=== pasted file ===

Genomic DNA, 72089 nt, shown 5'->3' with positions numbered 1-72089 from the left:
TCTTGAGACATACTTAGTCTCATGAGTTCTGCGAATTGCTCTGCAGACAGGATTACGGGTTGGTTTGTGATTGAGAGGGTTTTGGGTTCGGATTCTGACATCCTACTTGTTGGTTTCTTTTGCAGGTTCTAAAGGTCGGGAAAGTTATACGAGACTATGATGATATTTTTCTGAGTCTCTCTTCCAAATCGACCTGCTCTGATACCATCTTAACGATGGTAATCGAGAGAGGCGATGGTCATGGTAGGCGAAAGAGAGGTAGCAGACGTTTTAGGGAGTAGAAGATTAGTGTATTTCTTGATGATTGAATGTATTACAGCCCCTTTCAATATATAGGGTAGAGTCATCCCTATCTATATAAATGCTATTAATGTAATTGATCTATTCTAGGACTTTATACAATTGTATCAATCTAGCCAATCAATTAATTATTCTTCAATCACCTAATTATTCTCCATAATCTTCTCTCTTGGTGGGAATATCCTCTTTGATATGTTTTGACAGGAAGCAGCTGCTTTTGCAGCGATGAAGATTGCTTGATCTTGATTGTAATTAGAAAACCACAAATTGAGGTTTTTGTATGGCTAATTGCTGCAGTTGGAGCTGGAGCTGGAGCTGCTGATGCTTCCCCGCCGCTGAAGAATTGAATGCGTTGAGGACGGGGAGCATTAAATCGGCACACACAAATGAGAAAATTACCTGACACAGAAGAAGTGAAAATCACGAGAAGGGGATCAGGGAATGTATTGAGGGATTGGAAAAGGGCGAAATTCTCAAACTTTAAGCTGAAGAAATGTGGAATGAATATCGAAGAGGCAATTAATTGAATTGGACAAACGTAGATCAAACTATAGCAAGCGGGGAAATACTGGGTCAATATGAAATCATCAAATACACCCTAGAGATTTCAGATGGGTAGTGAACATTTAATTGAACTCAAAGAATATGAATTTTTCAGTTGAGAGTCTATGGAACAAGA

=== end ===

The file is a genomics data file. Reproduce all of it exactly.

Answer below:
Genomic DNA, 72089 nt, shown 5'->3' with positions numbered 1-72089 from the left:
TCTTGAGACATACTTAGTCTCATGAGTTCTGCGAATTGCTCTGCAGACAGGATTACGGGTTGGTTTGTGATTGAGAGGGTTTTGGGTTCGGATTCTGACATCCTACTTGTTGGTTTCTTTTGCAGGTTCTAAAGGTCGGGAAAGTTATACGAGACTATGATGATATTTTTCTGAGTCTCTCTTCCAAATCGACCTGCTCTGATACCATCTTAACGATGGTAATCGAGAGAGGCGATGGTCATGGTAGGCGAAAGAGAGGTAGCAGACGTTTTAGGGAGTAGAAGATTAGTGTATTTCTTGATGATTGAATGTATTACAGCCCCTTTCAATATATAGGGTAGAGTCATCCCTATCTATATAAATGCTATTAATGTAATTGATCTATTCTAGGACTTTATACAATTGTATCAATCTAGCCAATCAATTAATTATTCTTCAATCACCTAATTATTCTCCATAATCTTCTCTCTTGGTGGGAATATCCTCTTTGATATGTTTTGACAGGAAGCAGCTGCTTTTGCAGCGATGAAGATTGCTTGATCTTGATTGTAATTAGAAAACCACAAATTGAGGTTTTTGTATGGCTAATTGCTGCAGTTGGAGCTGGAGCTGGAGCTGCTGATGCTTCCCCGCCGCTGAAGAATTGAATGCGTTGAGGACGGGGAGCATTAAATCGGCACACACAAATGAGAAAATTACCTGACACAGAAGAAGTGAAAATCACGAGAAGGGGATCAGGGAATGTATTGAGGGATTGGAAAAGGGCGAAATTCTCAAACTTTAAGCTGAAGAAATGTGGAATGAATATCGAAGAGGCAATTAATTGAATTGGACAAACGTAGATCAAACTATAGCAAGCGGGGAAATACTGGGTCAATATGAAATCATCAAATACACCCTAGAGATTTCAGATGGGTAGTGAACATTTAATTGAACTCAAAGAATATGAATTTTTCAGTTGAGAGTCTATGGAACAAGA